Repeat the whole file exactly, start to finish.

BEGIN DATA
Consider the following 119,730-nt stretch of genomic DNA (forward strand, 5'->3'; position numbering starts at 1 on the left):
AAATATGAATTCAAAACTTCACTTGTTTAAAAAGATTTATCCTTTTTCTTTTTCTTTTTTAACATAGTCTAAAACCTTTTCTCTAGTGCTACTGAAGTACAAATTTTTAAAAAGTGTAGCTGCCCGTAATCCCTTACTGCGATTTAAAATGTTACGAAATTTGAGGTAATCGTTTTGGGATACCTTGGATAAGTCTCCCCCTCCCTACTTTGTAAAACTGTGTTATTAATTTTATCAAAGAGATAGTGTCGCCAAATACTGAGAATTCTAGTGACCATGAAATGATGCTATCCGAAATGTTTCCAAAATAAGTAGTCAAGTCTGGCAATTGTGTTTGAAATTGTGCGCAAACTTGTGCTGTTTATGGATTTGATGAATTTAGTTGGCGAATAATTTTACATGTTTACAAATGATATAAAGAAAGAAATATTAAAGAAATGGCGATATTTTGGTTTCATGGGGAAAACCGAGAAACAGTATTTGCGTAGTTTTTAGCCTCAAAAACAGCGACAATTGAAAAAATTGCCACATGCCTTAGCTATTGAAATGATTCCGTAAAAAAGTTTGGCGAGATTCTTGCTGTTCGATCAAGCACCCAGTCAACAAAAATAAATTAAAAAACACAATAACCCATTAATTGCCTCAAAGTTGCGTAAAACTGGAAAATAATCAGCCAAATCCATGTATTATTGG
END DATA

Consider the following 119,730-nt stretch of genomic DNA (forward strand, 5'->3'; position numbering starts at 1 on the left):
AAATATGAATTCAAAACTTCACTTGTTTAAAAAGATTTATCCTTTTTCTTTTTCTTTTTTAACATAGTCTAAAACCTTTTCTCTAGTGCTACTGAAGTACAAATTTTTAAAAAGTGTAGCTGCCCGTAATCCCTTACTGCGATTTAAAATGTTACGAAATTTGAGGTAATCGTTTTGGGATACCTTGGATAAGTCTCCCCCTCCCTACTTTGTAAAACTGTGTTATTAATTTTATCAAAGAGATAGTGTCGCCAAATACTGAGAATTCTAGTGACCATGAAATGATGCTATCCGAAATGTTTCCAAAATAAGTAGTCAAGTCTGGCAATTGTGTTTGAAATTGTGCGCAAACTTGTGCTGTTTATGGATTTGATGAATTTAGTTGGCGAATAATTTTACATGTTTACAAATGATATAAAGAAAGAAATATTAAAGAAATGGCGATATTTTGGTTTCATGGGGAAAACCGAGAAACAGTATTTGCGTAGTTTTTAGCCTCAAAAACAGCGACAATTGAAAAAATTGCCACATGCCTTAGCTATTGAAATGATTCCGTAAAAAAGTTTGGCGAGATTCTTGCTGTTCGATCAAGCACCCAGTCAACAAAAATAAATTAAAAAACACAATAACCCATTAATTGCCTCAAAGTTGCGTAAAACTGGAAAATAATCAGCCAAATCCATGTATTATTGG